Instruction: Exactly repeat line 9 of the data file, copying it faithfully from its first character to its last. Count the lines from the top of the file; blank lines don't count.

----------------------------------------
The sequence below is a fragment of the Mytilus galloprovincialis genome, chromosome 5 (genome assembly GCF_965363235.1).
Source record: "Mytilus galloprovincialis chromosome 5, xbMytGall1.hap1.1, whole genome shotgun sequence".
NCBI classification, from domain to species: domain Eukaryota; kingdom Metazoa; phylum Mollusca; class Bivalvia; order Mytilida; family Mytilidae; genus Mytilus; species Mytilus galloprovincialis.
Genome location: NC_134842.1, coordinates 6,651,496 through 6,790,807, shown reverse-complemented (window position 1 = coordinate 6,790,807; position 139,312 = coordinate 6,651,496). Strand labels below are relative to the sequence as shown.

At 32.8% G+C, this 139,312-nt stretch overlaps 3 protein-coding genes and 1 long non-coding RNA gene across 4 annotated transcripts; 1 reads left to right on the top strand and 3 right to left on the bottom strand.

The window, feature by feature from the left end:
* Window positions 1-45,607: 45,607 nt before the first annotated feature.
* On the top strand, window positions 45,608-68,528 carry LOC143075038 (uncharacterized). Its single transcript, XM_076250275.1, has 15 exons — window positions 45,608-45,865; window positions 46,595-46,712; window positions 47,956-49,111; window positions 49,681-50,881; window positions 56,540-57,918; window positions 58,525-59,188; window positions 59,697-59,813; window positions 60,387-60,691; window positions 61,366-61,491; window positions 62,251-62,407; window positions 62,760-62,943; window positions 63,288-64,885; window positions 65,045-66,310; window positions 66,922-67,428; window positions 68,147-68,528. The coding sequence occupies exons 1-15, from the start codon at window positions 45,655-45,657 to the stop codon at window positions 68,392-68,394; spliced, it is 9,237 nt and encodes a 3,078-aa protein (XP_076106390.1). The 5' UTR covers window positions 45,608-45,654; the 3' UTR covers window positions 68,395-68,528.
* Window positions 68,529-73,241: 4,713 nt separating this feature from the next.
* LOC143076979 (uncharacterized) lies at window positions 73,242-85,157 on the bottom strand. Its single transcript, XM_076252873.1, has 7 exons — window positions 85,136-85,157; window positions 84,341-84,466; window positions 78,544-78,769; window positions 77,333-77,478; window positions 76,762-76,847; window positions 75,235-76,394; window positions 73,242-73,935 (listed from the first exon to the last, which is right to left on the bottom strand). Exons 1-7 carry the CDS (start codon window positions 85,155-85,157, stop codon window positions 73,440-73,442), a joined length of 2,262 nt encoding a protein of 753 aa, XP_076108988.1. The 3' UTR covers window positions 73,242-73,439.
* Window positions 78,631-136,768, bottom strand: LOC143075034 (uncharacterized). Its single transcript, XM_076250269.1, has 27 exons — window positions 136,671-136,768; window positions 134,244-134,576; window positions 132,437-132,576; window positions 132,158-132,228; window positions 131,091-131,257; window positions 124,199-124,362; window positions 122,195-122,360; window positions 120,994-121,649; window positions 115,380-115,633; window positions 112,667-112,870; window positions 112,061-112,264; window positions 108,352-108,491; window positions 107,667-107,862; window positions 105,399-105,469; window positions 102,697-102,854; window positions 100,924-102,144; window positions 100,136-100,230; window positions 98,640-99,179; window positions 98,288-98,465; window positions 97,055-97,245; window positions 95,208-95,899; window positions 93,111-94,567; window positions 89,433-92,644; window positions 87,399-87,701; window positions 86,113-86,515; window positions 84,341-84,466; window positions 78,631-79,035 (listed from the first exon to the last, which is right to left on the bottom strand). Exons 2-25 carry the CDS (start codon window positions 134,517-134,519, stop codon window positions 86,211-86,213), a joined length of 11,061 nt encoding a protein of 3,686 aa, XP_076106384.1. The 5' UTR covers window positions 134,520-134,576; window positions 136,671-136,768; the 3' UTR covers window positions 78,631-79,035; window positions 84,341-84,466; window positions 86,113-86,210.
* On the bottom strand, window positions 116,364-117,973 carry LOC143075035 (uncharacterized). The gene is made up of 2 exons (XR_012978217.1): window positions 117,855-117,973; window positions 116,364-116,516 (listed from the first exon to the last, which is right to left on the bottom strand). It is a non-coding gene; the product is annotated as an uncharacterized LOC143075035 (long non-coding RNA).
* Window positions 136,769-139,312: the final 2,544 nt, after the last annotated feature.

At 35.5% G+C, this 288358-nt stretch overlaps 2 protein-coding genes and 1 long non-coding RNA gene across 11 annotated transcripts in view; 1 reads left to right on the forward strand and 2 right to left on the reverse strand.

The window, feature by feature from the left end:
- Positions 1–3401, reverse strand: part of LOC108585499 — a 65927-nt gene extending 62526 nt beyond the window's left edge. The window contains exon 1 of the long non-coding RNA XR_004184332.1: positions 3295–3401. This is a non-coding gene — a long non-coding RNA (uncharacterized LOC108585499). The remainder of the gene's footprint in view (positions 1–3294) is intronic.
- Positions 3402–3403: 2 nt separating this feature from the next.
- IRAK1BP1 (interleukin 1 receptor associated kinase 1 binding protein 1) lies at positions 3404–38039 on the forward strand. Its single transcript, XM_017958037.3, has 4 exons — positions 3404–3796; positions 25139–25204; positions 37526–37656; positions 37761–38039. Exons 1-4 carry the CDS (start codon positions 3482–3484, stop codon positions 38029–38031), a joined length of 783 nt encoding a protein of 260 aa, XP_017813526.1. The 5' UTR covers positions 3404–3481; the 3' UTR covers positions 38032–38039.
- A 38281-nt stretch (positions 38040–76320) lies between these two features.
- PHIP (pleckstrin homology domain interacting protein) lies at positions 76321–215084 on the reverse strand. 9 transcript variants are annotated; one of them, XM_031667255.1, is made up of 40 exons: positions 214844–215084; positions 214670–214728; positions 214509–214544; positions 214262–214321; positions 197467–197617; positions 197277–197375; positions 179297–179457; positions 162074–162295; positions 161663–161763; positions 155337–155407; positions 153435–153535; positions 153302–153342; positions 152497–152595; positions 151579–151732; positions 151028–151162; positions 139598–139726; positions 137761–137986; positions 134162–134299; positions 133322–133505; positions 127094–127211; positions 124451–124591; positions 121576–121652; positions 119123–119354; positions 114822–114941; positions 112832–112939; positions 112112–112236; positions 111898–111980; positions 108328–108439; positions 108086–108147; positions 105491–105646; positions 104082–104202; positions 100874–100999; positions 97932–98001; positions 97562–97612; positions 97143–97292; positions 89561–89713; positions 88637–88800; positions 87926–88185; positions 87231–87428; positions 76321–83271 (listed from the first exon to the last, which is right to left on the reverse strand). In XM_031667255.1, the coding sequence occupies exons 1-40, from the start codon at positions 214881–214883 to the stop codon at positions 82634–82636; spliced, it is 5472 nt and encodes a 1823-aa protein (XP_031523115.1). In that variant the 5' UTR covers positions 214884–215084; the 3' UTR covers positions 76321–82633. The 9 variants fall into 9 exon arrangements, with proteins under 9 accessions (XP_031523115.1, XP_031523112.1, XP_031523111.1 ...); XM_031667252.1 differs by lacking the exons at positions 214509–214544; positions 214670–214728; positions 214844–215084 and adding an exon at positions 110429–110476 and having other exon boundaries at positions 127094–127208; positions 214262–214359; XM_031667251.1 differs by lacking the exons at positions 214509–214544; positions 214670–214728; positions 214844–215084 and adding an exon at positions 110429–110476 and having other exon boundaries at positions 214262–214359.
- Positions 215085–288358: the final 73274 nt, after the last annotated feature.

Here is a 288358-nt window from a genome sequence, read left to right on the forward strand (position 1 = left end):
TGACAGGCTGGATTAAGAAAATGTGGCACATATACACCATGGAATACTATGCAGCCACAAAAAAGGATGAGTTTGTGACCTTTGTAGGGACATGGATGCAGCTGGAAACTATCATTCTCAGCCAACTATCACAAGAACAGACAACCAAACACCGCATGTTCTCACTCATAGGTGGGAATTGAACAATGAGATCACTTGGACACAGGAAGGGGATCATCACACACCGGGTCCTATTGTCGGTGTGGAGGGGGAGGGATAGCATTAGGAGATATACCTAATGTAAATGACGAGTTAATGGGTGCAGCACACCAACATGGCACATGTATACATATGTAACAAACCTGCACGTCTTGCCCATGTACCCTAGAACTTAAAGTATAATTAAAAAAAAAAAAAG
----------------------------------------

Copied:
* Window positions 68,529-73,241: 4,713 nt separating this feature from the next.